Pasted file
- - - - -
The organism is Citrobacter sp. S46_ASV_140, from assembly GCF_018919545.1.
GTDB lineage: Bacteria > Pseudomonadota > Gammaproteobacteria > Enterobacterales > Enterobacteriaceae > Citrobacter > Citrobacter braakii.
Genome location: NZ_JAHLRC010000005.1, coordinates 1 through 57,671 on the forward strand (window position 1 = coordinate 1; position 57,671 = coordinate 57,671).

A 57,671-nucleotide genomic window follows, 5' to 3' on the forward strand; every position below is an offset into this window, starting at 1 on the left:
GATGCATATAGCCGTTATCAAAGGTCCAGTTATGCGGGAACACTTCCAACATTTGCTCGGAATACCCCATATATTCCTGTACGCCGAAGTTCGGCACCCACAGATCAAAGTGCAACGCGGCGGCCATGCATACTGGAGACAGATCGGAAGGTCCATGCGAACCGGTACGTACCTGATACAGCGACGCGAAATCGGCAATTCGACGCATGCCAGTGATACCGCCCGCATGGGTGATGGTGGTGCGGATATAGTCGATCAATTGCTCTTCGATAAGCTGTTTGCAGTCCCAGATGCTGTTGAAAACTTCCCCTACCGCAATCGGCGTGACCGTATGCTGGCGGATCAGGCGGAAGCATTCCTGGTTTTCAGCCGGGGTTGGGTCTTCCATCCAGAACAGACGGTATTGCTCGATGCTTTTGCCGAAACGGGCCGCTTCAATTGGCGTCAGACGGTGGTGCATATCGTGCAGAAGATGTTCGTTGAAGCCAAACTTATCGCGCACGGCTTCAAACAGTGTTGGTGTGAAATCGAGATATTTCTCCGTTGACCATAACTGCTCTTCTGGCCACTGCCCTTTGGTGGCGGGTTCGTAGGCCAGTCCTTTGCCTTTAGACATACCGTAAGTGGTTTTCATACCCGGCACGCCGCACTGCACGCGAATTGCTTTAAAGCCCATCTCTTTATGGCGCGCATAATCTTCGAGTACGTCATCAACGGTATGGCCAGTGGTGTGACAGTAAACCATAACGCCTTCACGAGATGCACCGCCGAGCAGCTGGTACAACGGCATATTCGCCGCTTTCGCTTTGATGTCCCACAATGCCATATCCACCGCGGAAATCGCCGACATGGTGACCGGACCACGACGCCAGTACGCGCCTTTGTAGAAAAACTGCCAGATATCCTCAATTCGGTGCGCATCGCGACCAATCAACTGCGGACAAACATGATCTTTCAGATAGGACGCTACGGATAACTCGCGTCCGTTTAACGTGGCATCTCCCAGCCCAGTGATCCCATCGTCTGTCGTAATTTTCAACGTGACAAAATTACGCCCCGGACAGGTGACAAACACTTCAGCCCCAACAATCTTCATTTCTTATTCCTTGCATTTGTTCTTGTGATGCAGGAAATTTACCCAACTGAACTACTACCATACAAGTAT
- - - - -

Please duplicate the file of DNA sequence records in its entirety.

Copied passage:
The organism is Citrobacter sp. S46_ASV_140, from assembly GCF_018919545.1.
GTDB lineage: Bacteria > Pseudomonadota > Gammaproteobacteria > Enterobacterales > Enterobacteriaceae > Citrobacter > Citrobacter braakii.
Genome location: NZ_JAHLRC010000005.1, coordinates 1 through 57,671 on the forward strand (window position 1 = coordinate 1; position 57,671 = coordinate 57,671).

A 57,671-nucleotide genomic window follows, 5' to 3' on the forward strand; every position below is an offset into this window, starting at 1 on the left:
GATGCATATAGCCGTTATCAAAGGTCCAGTTATGCGGGAACACTTCCAACATTTGCTCGGAATACCCCATATATTCCTGTACGCCGAAGTTCGGCACCCACAGATCAAAGTGCAACGCGGCGGCCATGCATACTGGAGACAGATCGGAAGGTCCATGCGAACCGGTACGTACCTGATACAGCGACGCGAAATCGGCAATTCGACGCATGCCAGTGATACCGCCCGCATGGGTGATGGTGGTGCGGATATAGTCGATCAATTGCTCTTCGATAAGCTGTTTGCAGTCCCAGATGCTGTTGAAAACTTCCCCTACCGCAATCGGCGTGACCGTATGCTGGCGGATCAGGCGGAAGCATTCCTGGTTTTCAGCCGGGGTTGGGTCTTCCATCCAGAACAGACGGTATTGCTCGATGCTTTTGCCGAAACGGGCCGCTTCAATTGGCGTCAGACGGTGGTGCATATCGTGCAGAAGATGTTCGTTGAAGCCAAACTTATCGCGCACGGCTTCAAACAGTGTTGGTGTGAAATCGAGATATTTCTCCGTTGACCATAACTGCTCTTCTGGCCACTGCCCTTTGGTGGCGGGTTCGTAGGCCAGTCCTTTGCCTTTAGACATACCGTAAGTGGTTTTCATACCCGGCACGCCGCACTGCACGCGAATTGCTTTAAAGCCCATCTCTTTATGGCGCGCATAATCTTCGAGTACGTCATCAACGGTATGGCCAGTGGTGTGACAGTAAACCATAACGCCTTCACGAGATGCACCGCCGAGCAGCTGGTACAACGGCATATTCGCCGCTTTCGCTTTGATGTCCCACAATGCCATATCCACCGCGGAAATCGCCGACATGGTGACCGGACCACGACGCCAGTACGCGCCTTTGTAGAAAAACTGCCAGATATCCTCAATTCGGTGCGCATCGCGACCAATCAACTGCGGACAAACATGATCTTTCAGATAGGACGCTACGGATAACTCGCGTCCGTTTAACGTGGCATCTCCCAGCCCAGTGATCCCATCGTCTGTCGTAATTTTCAACGTGACAAAATTACGCCCCGGACAGGTGACAAACACTTCAGCCCCAACAATCTTCATTTCTTATTCCTTGCATTTGTTCTTGTGATGCAGGAAATTTACCCAACTGAACTACTACCATACAAGTAT